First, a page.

By the time VMEbus arrived in 1981, the computer industry was maturing, and suffered from a lack of competitiveness. While buyers could choose equipment and software from among a small group of manufacturers, there really wasn't much competition. There were a variety of reasons for this, but a big one was the lack of technical standards. For example, if you designed an accounting system around the IBM 360, then you wouldn't be able to move it over to a Digital Equipment Corporation VAX...at least not without spending a lot of time and money. IBM 360's just didn't connect to VAXes very well, and the software wasn't very transportable from one to another either.
This situation was very good for the computer companies of the day because it allowed each one to dominate a market niche. It was a sellers market where direct competition was squashed because there were few open technical standards. It was also bad for consumers (i.e. the system integrators) who had to pay higher prices for equipment and software. They also had fewer choices because it was very difficult for third parties to enter the market with their own innovative ideas.
VMEbus was done a little differently. The original planners had the foresight to place the VMEbus specification into the public domain. This not only meant that everybody had to conform to the same technical standard, it also meant that they had to compete directly on the basis of price, performance, quality and time-to-market. It was a buyers market that meant lower margins for the suppliers, but also lower costs for the consumer ( i.e. the ones with the money). The adoption of VMEbus as a public domain standard was a shrewd political move because it was easier to accept by a group of competitors. The new market also had low barriers to entry which meant that third parties could enter the marketplace more easily.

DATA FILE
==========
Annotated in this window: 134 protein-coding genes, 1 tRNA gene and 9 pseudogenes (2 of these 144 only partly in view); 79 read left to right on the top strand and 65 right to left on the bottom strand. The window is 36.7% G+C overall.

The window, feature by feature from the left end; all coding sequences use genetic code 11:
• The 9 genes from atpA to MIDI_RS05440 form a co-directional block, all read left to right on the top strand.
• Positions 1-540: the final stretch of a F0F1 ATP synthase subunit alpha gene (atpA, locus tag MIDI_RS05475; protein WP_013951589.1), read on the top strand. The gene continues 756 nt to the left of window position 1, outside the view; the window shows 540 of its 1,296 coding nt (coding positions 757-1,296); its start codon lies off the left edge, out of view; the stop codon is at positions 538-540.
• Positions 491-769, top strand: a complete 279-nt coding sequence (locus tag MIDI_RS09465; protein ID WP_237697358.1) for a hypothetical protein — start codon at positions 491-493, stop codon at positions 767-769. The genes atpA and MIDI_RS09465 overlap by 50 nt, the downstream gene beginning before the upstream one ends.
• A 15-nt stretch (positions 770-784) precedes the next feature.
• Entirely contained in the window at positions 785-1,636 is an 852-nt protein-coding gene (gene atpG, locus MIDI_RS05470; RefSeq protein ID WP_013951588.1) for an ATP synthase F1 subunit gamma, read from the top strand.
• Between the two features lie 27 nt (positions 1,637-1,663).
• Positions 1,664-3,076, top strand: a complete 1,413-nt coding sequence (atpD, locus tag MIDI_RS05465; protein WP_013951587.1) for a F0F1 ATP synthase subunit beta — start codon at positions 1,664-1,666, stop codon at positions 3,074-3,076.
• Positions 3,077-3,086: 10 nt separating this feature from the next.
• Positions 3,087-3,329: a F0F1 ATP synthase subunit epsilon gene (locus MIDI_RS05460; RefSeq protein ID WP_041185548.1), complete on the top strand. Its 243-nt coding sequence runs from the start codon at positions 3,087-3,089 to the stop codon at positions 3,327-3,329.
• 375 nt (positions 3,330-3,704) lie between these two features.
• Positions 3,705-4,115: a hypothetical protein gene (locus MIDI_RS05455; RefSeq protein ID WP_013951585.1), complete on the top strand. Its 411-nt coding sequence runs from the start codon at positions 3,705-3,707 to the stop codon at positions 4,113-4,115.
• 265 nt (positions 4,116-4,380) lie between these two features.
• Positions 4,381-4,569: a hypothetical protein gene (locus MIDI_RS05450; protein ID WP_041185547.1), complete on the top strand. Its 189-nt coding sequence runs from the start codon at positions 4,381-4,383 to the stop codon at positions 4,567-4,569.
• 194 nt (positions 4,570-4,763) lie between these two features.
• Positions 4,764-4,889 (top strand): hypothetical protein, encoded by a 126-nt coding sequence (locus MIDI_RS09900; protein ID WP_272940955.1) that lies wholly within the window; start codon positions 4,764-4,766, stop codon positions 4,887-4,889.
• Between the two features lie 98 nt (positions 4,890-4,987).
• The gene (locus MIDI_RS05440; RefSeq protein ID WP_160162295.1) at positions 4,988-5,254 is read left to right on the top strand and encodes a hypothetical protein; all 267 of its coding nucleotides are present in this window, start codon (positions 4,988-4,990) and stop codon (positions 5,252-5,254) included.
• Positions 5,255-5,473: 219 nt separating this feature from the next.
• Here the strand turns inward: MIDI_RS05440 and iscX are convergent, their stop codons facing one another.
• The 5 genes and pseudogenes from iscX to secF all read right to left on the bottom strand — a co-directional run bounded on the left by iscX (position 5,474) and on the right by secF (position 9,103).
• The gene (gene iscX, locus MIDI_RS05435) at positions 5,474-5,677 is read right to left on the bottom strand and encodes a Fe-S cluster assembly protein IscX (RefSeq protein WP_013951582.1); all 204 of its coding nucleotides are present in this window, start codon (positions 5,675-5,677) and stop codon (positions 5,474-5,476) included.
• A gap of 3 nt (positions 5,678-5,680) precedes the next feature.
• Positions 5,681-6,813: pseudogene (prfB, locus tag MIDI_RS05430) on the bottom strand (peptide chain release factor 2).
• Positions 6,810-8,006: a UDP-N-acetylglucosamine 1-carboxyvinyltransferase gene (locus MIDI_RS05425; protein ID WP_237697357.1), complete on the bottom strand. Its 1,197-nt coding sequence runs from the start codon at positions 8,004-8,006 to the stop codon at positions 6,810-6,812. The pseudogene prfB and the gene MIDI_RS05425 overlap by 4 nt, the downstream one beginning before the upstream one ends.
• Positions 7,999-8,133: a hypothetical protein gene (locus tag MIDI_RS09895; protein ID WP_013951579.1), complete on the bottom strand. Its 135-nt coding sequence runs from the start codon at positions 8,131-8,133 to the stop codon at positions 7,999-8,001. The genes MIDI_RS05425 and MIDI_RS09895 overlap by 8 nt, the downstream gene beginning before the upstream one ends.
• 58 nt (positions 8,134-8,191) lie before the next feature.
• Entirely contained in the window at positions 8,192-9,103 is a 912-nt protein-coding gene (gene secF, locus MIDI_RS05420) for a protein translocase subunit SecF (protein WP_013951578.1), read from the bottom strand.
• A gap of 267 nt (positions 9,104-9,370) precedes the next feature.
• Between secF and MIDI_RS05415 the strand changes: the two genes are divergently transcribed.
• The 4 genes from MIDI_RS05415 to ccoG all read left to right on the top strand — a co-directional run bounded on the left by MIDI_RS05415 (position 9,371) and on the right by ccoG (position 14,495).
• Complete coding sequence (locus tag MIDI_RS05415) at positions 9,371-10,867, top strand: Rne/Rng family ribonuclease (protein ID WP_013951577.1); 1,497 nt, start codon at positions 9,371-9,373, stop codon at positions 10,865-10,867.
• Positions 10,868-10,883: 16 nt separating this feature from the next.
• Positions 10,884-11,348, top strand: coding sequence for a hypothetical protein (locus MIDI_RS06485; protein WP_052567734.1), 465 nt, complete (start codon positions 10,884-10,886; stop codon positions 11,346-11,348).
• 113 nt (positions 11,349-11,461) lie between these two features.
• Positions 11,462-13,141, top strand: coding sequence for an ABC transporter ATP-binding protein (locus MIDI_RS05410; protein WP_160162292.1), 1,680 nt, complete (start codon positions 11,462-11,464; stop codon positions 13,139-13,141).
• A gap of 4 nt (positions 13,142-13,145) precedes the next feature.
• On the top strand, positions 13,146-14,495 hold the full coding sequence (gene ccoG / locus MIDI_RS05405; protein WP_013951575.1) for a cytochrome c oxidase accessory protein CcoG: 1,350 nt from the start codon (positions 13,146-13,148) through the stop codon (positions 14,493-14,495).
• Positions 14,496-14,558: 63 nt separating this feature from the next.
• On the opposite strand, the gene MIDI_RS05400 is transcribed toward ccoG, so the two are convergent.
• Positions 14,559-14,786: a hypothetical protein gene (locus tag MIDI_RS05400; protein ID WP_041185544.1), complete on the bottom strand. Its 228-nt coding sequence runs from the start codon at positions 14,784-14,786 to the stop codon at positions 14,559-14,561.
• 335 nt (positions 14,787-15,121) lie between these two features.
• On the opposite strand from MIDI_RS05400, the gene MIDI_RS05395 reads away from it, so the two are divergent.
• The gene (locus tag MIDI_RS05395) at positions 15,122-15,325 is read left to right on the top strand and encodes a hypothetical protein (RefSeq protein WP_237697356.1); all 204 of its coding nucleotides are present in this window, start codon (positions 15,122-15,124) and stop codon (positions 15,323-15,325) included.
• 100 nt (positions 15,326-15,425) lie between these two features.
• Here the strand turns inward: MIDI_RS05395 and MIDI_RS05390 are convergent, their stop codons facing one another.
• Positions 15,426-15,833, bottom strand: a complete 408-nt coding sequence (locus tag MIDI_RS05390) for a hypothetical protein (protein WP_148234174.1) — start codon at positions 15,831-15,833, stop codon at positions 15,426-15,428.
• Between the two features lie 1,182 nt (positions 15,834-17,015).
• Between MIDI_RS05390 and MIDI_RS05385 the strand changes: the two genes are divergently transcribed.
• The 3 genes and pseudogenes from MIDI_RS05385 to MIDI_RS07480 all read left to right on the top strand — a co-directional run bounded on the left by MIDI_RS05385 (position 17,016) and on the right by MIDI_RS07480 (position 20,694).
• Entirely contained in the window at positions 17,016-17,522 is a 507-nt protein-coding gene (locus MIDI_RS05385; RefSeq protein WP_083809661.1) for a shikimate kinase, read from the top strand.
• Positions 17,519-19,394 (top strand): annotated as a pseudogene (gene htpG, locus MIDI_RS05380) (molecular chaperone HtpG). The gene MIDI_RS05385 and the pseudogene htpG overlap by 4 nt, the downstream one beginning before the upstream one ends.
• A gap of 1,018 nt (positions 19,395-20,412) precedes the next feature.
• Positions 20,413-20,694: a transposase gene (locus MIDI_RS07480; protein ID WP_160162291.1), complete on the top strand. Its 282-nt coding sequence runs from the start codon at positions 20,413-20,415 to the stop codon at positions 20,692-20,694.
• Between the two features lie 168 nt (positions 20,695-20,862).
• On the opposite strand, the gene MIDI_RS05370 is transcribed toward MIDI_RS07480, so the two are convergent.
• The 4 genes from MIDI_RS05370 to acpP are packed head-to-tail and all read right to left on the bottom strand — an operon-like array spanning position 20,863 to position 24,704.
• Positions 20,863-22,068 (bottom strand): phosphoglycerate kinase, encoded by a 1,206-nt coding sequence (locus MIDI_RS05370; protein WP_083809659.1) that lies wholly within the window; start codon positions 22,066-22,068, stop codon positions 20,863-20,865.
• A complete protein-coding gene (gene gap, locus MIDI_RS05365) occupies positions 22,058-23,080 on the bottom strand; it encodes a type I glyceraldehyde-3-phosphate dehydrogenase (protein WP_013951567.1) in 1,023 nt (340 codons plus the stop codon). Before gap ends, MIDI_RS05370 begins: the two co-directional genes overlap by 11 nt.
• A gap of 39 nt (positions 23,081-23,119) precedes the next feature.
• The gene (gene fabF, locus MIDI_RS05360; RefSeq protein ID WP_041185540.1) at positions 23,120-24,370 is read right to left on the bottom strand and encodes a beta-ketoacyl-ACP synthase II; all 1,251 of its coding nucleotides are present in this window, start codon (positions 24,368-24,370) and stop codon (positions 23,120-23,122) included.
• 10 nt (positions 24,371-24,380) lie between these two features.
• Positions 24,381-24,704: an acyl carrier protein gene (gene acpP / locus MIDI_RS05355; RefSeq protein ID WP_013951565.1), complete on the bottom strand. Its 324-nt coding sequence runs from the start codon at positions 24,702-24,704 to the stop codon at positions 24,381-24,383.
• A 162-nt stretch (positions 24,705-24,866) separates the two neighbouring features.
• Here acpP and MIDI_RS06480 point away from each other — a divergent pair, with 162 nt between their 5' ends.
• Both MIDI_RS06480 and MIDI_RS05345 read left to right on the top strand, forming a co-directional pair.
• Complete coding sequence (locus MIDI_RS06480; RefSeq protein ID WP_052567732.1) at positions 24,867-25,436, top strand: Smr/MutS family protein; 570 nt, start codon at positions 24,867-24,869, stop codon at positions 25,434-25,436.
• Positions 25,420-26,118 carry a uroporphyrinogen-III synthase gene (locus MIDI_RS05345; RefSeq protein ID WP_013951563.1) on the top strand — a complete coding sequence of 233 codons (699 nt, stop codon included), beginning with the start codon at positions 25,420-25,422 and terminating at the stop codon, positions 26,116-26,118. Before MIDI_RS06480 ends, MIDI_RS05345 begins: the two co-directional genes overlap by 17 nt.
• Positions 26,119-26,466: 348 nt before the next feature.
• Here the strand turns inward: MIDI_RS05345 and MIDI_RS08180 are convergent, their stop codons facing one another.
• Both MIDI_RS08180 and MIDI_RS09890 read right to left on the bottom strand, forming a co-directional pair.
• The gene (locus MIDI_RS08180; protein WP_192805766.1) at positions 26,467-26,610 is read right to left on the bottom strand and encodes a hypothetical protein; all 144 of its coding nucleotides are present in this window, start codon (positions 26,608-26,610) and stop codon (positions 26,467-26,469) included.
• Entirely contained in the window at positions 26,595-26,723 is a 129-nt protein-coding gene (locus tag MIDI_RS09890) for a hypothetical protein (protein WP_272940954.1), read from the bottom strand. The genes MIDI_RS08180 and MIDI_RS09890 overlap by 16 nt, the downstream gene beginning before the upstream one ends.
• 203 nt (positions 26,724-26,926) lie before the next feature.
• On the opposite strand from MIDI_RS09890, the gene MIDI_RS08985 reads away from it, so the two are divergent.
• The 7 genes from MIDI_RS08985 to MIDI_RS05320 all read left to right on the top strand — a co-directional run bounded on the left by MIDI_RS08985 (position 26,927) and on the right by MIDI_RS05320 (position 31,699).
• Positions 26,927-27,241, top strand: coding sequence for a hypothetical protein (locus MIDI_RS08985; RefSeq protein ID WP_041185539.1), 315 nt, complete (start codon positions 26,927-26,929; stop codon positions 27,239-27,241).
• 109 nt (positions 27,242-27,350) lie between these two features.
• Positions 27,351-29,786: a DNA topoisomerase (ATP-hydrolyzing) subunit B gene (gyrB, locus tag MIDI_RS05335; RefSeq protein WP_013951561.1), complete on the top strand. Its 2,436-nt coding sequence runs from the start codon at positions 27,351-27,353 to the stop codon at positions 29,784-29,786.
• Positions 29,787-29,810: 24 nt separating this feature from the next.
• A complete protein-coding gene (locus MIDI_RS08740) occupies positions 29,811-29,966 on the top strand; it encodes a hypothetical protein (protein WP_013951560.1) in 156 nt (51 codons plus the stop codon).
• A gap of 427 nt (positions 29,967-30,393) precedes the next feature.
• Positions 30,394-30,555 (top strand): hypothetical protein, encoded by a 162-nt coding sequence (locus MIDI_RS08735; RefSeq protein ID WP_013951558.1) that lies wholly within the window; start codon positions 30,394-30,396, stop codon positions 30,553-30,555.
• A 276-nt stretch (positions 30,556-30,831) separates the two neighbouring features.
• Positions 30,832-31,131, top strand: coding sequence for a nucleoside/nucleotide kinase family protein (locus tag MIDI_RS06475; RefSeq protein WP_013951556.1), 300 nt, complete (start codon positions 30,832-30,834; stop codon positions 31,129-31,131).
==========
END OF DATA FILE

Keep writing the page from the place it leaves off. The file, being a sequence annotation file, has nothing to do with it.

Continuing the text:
In the beginning, many predicted that this new, open marketplace was doomed to failure. There were many sound business reasons for this at the time, but eventually it succeeded. That's because the system integrators...or at least those paying for the system integration...liked the buyer's market better. Ironically, it was also good for the suppliers because the lower prices increased the demand for their products. They made lower margins, but made up for that with higher volumes.